When you think of all-ages titles you don’t think of Zenescope, which is why they came up with the Silver Dragon Books imprint. That’s were Family Pets resides, but it’s the imprints and company’s first digital only title to be released. I’ll tell you right now that it’s cute as hell. I was honestly taken back by this issue and the story in general.
We meet Thomasina, a young girl that lost her parents in a mysterious car accident at an early age. She now lives with her grandma, in the basement of her aunt and uncle’s house. As she heads to school we’re given a quick run through of her family members as she checks in with grandma or abuela as she prefers to be called. Next we meet her uncle, aunt and cousin Neil. On the way to school we meet the final family member her other cousin Elizabeth. At school Thomasina’s life is that of a typical high school loner and she even describes it that way, but there are too many people being stupid for her to care. During lunch she heads to the band room to listen to Smitty play his French horn and relax. They don’t talk, but she gives him the dreamy eyes while he plays.
At night we meet Sebastian, Thomasina’s pet snake. It’s clear that she feels alone and pretty much hates her existence calling her life “unremarkable.” She makes a childish wish that Sebastian could talk back, but then quickly remembers all of the embarrassing things she’s told him over the years. The next morning she wakes up to find Sebastian’s tank broken and the window left open as if someone came in and stole him. She heads up stairs to talk to the rest of her family and instead finds piles of clothes and other animals. In the living room she finds a sharply dressed man holding a cat. She asks him where her snake is and why he brought her other animals and that’s when he drops the bomb on her… he’s Sebastian.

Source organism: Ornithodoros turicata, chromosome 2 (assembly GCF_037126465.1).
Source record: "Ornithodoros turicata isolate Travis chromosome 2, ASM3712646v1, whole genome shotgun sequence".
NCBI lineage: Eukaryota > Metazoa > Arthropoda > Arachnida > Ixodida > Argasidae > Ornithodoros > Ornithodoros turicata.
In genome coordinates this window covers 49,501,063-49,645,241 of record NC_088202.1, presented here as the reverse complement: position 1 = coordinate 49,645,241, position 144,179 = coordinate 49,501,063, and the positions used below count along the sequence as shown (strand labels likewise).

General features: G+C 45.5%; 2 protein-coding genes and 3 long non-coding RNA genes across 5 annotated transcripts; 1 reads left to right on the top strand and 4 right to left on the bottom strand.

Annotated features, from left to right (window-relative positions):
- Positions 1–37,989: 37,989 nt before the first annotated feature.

If you haven’t figured out the twist then I’ll refer you to the title. For whatever reason, a wizard has turned Thomasina’s family into animals and Sebastian into a human. Now he’s going to help her find the wizard and change them back. It’s a very engaging story and since it deals with feeling alienated in high school, everyone can relate; if you can’t then fuck off this review. There is an amazing scene between Thomasina and human Sebastian that damn near made my eyes water. What really sold the scene were her grandma’s reactions and the genuine feelings that the characters had.
Shand knocks it out of the park with this issue and I’m definitely impressed with his range as a writer. To go from spearheading most of Zenescope more mature titles, to something like this is incredible. It’s honestly some of his best writing to date. Whenever you’re writing people always tell you to avoid narration because it’s “lazy” or “amateur”, but Shand uses it so effectively in this issue that you can’t say either of those things about it.
There’s an animated look to the art that gives is a Saturday morning feel and that’s perfect for the story. The animals are realistic looking, but with Dill’s style added to the mix. This will sound weird, but the noses and the hair were some of the strongest aspects of the art. There’s a variety of each and it made the characters more realistic and distinct. Dill does a fantastic job and the black and white art style is a strength to the story for sure.
It’s been a while since I was excited about an all-ages title. I’m genuinely looking forward to the next issue and that’s something I haven’t felt since reading Rust or Mouse Guard. The concept seems obvious and almost too simple, but it’s actually quite the opposite. I think there’s going to be a lot of moral lessons to be learned and family connections in this series. Don’t be surprised if this hooks you in the same way it did me and for only a buck you really can’t go wrong.
Writer: Pat Shand Artist: Sarah Dill Publisher: Silver Dragon Books and Zenescope Price: $.99 Release Date: 5/1/13 On Comixology